« The Virgin Read: Bendis And Oeming, Dripping All Over A Cheap Paper Napkin | Main | Cameo Appearance: What "Omega The Unknown" Is Actually About »



Feed You can follow this conversation by subscribing to the comment feed for this post.

Great concept for an article to bring in your Dad's band. Now if you could have snuck some Koots in there. . . I really do like Koots. Not what I'm normally attracted too, but like what they seem most interested in, their lyrics capture me and draw me into a story. The simplicity, on a certain level, frees up the lyrics to engage me where a lot of other bands add a lot of other components that cause the music to fade into the background for me. I can't study while listening to Koots, because they steal the show, but most of the other music I own recedes.

I am surprised at how open they were to the music. I definitely feel that rap is a dense form and needs training to be listened to. We lucked out by being born in an era where we couldn't (and can't) help but be subjected to it. I can also understand what happens when you kind of "check out" from the present of pop culture. Either you've re-prioritized or you've been jaded. You retreat into what you know. I think the fact that they are making music again has put them back in the ring, no matter how they might want to fight it. It's a good lesson; You can always get back in the fight.

Great interview, my illustrious nephew. You captured those three perfectly. I always liked the "headphone" tests. Great way to hear what influences the artists and to show them new things. And you got my curiosity going about a couple things. Very entertaining. Now, spank me, Jesus.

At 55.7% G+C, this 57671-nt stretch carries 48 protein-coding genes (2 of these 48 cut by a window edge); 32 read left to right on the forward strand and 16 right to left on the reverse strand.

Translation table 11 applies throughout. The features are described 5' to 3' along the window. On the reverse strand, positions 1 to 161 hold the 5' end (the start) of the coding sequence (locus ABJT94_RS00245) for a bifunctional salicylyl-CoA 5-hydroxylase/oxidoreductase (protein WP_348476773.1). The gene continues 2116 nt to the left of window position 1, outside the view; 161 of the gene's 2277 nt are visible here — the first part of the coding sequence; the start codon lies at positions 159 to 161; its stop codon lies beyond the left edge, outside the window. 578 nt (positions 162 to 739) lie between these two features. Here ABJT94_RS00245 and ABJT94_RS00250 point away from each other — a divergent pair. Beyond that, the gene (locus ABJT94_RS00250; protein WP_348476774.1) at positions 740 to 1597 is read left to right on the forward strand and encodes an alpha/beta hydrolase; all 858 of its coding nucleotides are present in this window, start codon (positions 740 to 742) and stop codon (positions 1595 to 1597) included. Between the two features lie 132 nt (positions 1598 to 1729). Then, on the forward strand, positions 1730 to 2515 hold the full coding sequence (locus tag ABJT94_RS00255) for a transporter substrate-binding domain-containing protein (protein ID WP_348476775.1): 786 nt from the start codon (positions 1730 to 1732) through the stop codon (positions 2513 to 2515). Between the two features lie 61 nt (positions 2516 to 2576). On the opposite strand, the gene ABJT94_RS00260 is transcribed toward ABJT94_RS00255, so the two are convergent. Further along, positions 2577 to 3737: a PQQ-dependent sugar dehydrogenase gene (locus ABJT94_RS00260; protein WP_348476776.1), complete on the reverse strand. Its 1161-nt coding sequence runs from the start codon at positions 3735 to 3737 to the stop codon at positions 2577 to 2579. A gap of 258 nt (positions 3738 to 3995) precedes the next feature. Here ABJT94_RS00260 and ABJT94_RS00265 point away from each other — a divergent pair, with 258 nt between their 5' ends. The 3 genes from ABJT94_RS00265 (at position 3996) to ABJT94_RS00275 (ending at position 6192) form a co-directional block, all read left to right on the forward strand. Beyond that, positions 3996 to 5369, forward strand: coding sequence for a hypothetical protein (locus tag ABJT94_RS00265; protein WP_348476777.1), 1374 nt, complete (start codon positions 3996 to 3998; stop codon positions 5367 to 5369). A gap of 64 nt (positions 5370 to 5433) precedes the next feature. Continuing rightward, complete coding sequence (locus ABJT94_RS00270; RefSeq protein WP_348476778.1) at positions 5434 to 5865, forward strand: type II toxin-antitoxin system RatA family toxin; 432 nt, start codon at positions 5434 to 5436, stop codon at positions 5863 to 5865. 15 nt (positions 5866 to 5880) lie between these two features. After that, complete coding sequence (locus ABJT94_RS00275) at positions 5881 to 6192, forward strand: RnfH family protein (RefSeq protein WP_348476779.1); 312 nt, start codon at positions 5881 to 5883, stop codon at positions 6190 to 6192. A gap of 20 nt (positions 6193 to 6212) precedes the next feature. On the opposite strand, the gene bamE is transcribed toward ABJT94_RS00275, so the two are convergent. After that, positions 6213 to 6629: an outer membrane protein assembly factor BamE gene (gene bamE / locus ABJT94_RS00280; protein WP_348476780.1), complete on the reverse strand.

As far as pop-rap goes, I'm starting to feel like any year without a Kanye West produced album is a weak year. On the other hand, I can't agree with the assessment this has been a weak year for commercial rap. Lil Wayne put out an amazingly fun album. Sure, he's all marketing, but just try not singing along to "Lollipop" or "A Milli." The Roots came through with their second best album after Things Fall Apart (it's almost a shame they set the bar so high with that one...). And Nas's Untitled is the most focused and socially poignant commercial rap album ever. It totally delivers upon every promise his potential made on Illmatic.

This was a highly enjoyable read and a lot of their character came through their words. Marlin Brown really has an admirable perspective for a Koot.

I have to agree with Clovis' comment above, in that I was dying for a Koots sample at the end!

The comments to this entry are closed.

My Photo